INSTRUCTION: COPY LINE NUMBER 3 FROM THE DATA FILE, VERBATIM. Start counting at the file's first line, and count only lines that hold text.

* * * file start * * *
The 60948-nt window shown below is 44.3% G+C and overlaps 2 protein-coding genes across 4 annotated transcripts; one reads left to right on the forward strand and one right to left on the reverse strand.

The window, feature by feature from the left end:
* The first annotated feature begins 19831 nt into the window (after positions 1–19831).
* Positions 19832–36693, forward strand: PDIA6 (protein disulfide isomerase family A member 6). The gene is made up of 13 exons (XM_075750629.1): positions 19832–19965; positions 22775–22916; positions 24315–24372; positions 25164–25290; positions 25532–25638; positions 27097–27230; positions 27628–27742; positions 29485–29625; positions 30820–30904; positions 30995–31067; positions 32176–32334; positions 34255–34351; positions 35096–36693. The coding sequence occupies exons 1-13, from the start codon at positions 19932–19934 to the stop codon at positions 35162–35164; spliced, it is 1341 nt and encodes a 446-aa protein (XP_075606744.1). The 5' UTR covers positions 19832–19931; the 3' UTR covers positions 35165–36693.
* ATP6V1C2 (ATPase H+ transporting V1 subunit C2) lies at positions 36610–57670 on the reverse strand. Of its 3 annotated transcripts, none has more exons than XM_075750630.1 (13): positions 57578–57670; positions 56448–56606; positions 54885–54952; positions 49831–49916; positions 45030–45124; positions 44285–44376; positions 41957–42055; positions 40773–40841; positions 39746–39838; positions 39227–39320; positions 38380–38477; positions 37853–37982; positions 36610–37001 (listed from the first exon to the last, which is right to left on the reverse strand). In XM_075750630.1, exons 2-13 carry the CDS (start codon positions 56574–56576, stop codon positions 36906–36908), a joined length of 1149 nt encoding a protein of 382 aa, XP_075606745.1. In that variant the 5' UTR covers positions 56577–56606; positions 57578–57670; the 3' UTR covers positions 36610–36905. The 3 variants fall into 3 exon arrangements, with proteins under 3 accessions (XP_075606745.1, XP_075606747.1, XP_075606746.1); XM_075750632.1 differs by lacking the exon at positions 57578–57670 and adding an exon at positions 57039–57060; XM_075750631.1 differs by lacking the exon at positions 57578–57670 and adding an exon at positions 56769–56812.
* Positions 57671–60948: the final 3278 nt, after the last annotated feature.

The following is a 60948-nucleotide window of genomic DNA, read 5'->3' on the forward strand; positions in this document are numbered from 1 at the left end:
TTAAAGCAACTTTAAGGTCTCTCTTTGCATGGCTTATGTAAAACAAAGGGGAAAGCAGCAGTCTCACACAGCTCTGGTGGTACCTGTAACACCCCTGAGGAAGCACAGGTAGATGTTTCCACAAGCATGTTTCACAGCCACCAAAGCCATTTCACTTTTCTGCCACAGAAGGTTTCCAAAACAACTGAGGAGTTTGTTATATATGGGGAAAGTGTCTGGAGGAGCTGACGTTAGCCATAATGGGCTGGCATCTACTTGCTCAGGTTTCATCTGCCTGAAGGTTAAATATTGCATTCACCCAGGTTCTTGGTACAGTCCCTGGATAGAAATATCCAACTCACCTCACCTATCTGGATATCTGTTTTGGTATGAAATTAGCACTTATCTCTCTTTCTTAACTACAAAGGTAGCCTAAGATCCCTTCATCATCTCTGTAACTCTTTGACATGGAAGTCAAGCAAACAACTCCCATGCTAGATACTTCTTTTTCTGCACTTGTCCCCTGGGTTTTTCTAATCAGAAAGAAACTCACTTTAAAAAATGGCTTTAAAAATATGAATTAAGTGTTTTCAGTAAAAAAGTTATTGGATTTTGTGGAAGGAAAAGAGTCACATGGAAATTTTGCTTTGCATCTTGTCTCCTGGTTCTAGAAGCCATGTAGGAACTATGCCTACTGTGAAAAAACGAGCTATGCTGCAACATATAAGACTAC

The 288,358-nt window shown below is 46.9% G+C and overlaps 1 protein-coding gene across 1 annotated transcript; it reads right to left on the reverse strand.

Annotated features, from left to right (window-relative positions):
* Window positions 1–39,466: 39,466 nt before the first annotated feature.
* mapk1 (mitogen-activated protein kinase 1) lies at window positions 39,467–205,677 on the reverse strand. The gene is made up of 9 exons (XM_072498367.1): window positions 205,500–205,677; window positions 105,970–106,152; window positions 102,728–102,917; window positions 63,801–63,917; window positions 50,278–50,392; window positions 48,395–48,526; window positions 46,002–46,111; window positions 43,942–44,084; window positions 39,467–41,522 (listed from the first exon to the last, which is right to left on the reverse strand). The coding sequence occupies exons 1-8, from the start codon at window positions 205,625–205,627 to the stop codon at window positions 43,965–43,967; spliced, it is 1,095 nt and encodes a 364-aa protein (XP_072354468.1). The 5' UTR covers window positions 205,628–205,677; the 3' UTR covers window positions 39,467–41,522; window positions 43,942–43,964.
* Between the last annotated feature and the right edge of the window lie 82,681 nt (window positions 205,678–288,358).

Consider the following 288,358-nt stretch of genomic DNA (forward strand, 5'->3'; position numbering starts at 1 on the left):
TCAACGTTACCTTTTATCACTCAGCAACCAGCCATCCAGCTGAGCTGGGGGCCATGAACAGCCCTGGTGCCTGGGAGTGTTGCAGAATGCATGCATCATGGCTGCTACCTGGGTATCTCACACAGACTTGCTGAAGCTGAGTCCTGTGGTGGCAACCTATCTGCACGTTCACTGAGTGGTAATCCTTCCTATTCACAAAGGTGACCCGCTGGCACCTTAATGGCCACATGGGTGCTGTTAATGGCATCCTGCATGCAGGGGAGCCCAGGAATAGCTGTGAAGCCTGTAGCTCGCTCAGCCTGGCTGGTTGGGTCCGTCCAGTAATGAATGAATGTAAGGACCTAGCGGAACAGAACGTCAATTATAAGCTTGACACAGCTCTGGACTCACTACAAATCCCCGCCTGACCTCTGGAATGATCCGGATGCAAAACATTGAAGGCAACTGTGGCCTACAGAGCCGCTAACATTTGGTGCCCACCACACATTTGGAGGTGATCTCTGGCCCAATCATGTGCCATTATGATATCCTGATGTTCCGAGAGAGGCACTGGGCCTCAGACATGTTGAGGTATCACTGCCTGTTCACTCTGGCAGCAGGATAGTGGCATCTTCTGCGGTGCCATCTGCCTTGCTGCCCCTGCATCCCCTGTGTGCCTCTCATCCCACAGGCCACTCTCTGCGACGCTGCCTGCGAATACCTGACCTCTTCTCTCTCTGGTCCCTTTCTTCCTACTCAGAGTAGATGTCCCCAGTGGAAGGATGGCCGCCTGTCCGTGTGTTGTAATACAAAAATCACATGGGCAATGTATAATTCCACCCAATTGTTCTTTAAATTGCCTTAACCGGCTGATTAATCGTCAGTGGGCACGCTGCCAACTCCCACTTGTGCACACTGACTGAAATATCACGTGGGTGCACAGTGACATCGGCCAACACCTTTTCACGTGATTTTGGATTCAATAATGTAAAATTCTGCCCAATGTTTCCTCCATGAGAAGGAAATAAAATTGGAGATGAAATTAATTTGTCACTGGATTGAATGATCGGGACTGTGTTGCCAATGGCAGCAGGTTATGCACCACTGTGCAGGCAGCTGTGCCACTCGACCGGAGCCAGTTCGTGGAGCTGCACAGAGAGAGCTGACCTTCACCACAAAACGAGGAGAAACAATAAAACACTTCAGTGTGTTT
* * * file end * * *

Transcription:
* The first annotated feature begins 19831 nt into the window (after positions 1–19831).